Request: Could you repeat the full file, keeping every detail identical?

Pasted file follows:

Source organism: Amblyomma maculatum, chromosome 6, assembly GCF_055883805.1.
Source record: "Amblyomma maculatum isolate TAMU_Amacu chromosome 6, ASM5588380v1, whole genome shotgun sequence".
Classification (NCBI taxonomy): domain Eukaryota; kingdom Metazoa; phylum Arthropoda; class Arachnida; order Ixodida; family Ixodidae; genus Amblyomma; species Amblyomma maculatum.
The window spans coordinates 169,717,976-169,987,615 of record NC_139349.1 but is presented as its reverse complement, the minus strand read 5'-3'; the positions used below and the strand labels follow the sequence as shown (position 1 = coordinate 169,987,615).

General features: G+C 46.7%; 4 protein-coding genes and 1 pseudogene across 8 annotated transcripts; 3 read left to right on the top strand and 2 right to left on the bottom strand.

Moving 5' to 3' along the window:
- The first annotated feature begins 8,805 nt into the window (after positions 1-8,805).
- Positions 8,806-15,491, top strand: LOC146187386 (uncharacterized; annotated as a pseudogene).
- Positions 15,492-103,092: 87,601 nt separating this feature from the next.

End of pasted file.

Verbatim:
Source organism: Amblyomma maculatum, chromosome 6, assembly GCF_055883805.1.
Source record: "Amblyomma maculatum isolate TAMU_Amacu chromosome 6, ASM5588380v1, whole genome shotgun sequence".
Classification (NCBI taxonomy): domain Eukaryota; kingdom Metazoa; phylum Arthropoda; class Arachnida; order Ixodida; family Ixodidae; genus Amblyomma; species Amblyomma maculatum.
The window spans coordinates 169,717,976-169,987,615 of record NC_139349.1 but is presented as its reverse complement, the minus strand read 5'-3'; the positions used below and the strand labels follow the sequence as shown (position 1 = coordinate 169,987,615).

General features: G+C 46.7%; 4 protein-coding genes and 1 pseudogene across 8 annotated transcripts; 3 read left to right on the top strand and 2 right to left on the bottom strand.

Moving 5' to 3' along the window:
- The first annotated feature begins 8,805 nt into the window (after positions 1-8,805).
- Positions 8,806-15,491, top strand: LOC146187386 (uncharacterized; annotated as a pseudogene).
- Positions 15,492-103,092: 87,601 nt separating this feature from the next.